Tronos Tombados, Novos Colonos: Toy Boy’s reflection on the enduring mind colonisation in Angola

With an exhibition unveiled on January 12 at Centro de Cultura Contemporânea 13 of Cooperativa de Comunicação e Cultura of Torres Vedras, the Angolan artist Toy Boy, born in 1976 and raised between his neighbourhood/musseque and the whole city of Luanda, looks at the impact and scarring that Angola’s centuries-long colonisation and the troubled post-independence period have left on the country’s varied and unequal society, which still persists today. To grasp all the layers that have been built up and superimposed on what the artist calls self-colonisation or a colonial stance among Africans, “where the oppressor and coloniser is black against black”[1], we must briefly outline the historical, political, economic, social and cultural background that led to this peculiar reality and provided the motto for creating the works on display.

The administrative issues and the frailty of the Portuguese footprint in the African colonies, particularly in Angola, required the involvement of black and mestizo elements (mostly the offspring of Europeans with African women and born in Angola) in the colonial administration, the army and the clergy during the seventeenth, eighteenth and nineteenth centuries. The establishment of this “civilised” elite in Luanda, where these Africans were brought together with the few white settlers to profit from the slave trade (which came to an end towards the mid-nineteenth century, but was replaced to a certain extent by forced labour), was then shaped more by European habits and conformity to certain principles than by a blatant racism – “The mastering of European cultural codes, rather than skin colour, was a key element for establishing differences between the colonial populations, based on social recognition and customs”[2]. Yet, of course, skin colour was crucial in enslaving part of the population and, subsequently, in systemic and legalised discrimination.

The Portuguese used two strategies throughout the colonisation process to control and dominate the colonised peoples: divide and rule as well as divide and conquer. The first is reflected specifically in the stratification mentioned above, separating a Europeanised Angolan elite, consisting of the so-called “assimilated”, from the native black population (less assimilated by the colonists and more subject to discrimination and poverty), whom they called “indigenous”. Perhaps the pinnacle of this split, following the slavery abolition, started at the end of the nineteenth century, when the “indigenato” policy was instituted, legitimising and ruling this division. The colonised population itself was consequently torn apart, along with the ethnic and cultural disparities that already existed in the country, all of which were deterred and downplayed (or even banned). This was the coloniser’s attempt to find allies among the colonised and encourage them to be prejudiced and hostile to their countrymen.

From the 1950s onwards, this division started to change, masking the instrumentalisation of Angolan culture(s) for Salazar’s political agenda. With the emergence of the first liberation and resistance movements against colonisation and calling for independence, along with Portugal’s hoped-for UN membership and responding to the criticism of its persistence in having colonies, the aforementioned strategy of bringing together to deceive was created. This included concepts such as “luso-tropicalism”, “crioulidade“, “cosmopolitanism” and “cultural hybridisation”, advocating that Portugal did not have colonies, but rather “overseas provinces” where healthy coexistence and miscegenation benefited all parties. Traditional, popular and even tribal cultural and artistic manifestations were reborn during colonisation as a sort of reverse acculturation to conceal the real one.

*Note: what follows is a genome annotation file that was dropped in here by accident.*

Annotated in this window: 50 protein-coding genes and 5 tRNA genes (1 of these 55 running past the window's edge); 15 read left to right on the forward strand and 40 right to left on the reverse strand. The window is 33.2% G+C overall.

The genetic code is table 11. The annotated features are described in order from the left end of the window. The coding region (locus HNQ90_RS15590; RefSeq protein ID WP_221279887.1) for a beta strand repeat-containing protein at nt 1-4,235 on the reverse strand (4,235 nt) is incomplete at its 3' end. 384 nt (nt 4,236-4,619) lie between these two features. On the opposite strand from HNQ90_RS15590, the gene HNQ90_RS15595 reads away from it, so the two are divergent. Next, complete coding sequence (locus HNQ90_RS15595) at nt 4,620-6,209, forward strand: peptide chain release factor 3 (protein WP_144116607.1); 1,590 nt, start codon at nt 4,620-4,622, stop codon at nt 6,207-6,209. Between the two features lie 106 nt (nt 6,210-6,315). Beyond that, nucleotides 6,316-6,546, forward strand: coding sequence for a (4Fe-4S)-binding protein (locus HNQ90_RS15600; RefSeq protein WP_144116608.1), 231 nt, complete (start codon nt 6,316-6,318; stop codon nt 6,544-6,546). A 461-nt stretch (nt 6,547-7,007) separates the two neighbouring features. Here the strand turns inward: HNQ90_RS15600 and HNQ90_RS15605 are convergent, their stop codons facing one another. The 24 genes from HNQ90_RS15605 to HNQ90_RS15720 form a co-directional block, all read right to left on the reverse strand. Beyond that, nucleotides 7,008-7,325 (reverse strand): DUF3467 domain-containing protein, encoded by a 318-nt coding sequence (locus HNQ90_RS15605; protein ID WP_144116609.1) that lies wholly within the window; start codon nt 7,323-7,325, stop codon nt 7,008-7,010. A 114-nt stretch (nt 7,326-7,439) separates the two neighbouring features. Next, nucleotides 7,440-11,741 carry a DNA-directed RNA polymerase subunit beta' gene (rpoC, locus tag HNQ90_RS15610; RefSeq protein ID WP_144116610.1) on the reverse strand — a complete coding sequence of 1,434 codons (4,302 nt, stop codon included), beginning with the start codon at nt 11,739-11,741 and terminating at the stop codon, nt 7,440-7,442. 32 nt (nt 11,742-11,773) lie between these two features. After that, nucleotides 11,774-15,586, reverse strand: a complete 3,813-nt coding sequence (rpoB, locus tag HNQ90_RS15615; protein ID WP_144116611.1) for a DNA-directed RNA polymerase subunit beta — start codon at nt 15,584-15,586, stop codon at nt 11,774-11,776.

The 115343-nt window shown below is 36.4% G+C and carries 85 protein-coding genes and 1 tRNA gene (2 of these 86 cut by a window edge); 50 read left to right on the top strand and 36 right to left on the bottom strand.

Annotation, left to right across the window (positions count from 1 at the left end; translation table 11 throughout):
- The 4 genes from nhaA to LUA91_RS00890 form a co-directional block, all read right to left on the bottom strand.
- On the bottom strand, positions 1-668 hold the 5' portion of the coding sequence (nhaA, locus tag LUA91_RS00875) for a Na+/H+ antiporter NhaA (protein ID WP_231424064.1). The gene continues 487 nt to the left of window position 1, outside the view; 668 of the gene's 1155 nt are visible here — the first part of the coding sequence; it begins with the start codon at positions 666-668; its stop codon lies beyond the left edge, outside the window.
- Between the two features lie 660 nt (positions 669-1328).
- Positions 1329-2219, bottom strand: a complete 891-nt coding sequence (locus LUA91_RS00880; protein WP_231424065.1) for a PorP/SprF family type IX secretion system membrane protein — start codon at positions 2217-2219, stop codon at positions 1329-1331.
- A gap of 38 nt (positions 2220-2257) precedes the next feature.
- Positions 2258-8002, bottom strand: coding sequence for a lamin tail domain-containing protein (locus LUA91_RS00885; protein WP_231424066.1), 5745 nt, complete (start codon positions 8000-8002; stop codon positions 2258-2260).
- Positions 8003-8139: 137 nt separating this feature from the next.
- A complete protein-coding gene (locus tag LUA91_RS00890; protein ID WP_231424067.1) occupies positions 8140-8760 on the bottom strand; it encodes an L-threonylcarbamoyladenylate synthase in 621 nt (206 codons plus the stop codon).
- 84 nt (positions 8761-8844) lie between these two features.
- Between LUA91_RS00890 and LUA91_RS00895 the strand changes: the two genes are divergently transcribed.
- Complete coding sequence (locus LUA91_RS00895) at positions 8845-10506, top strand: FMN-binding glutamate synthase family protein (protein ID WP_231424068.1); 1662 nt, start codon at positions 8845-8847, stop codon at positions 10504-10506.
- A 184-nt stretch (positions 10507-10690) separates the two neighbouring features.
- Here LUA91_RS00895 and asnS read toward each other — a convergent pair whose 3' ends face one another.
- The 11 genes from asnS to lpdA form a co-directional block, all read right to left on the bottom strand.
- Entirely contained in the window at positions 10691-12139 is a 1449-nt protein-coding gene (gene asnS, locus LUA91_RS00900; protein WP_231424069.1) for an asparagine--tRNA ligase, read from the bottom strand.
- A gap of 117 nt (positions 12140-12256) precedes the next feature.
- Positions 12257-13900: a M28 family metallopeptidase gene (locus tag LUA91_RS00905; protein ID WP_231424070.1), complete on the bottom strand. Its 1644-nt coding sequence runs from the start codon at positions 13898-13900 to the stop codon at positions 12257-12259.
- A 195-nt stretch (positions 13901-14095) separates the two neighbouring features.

The liberation movements, which launched the struggle that climaxed in the anti-colonial war and the 1975 Angolan independence with the Alvor Agreement, also instrumentalised to some extent the institutionalised racism that had been brewing and the complex diversities between ethnicities and cultures that coexisted (and some still do) in Angola. This can be seen in the very make-up of the liberation and resistance groups – “(…) Each group has its own language and these will form their ethnopolitical identity,” Paulo Faria explains. “In the pre-independence national political landscape, the FNLA [National Liberation Front of Angola] stood for the bacongos, the MPLA [People’s Movement for the Liberation of Angola] for the ambundos and the ovimbundos lacked any voice, which is why UNITA [National Union for the Total Independence of Angola] was founded,” he stresses. “(…) The MPLA originally intended to include the Ambundos, but later it tended to become a ‘broad movement’ and include several groups. We witnessed the rise of three political groups with a strong ethno-racial identity structure. Post-1975 Angola was to become a product of this (…) and one of the major pillars was to peddle the idea of ‘one people, one nation’, breaking with an Angola that had ‘this multi-ethnic and racial patchwork’”[3]. Toy Boy mentions these fallen thrones in his exhibition, which he painted and sculpted. The new settlers are not only the members of the ruling single party at the time of independence (the MPLA), whose longest-serving president – José Eduardo dos Santos – remained in power for even more years than António de Oliveira Salazar, but also the foreign capitalist corporations that exploit Angola’s natural resources and the black market (kandonga) allowed (and often profited from) by the government.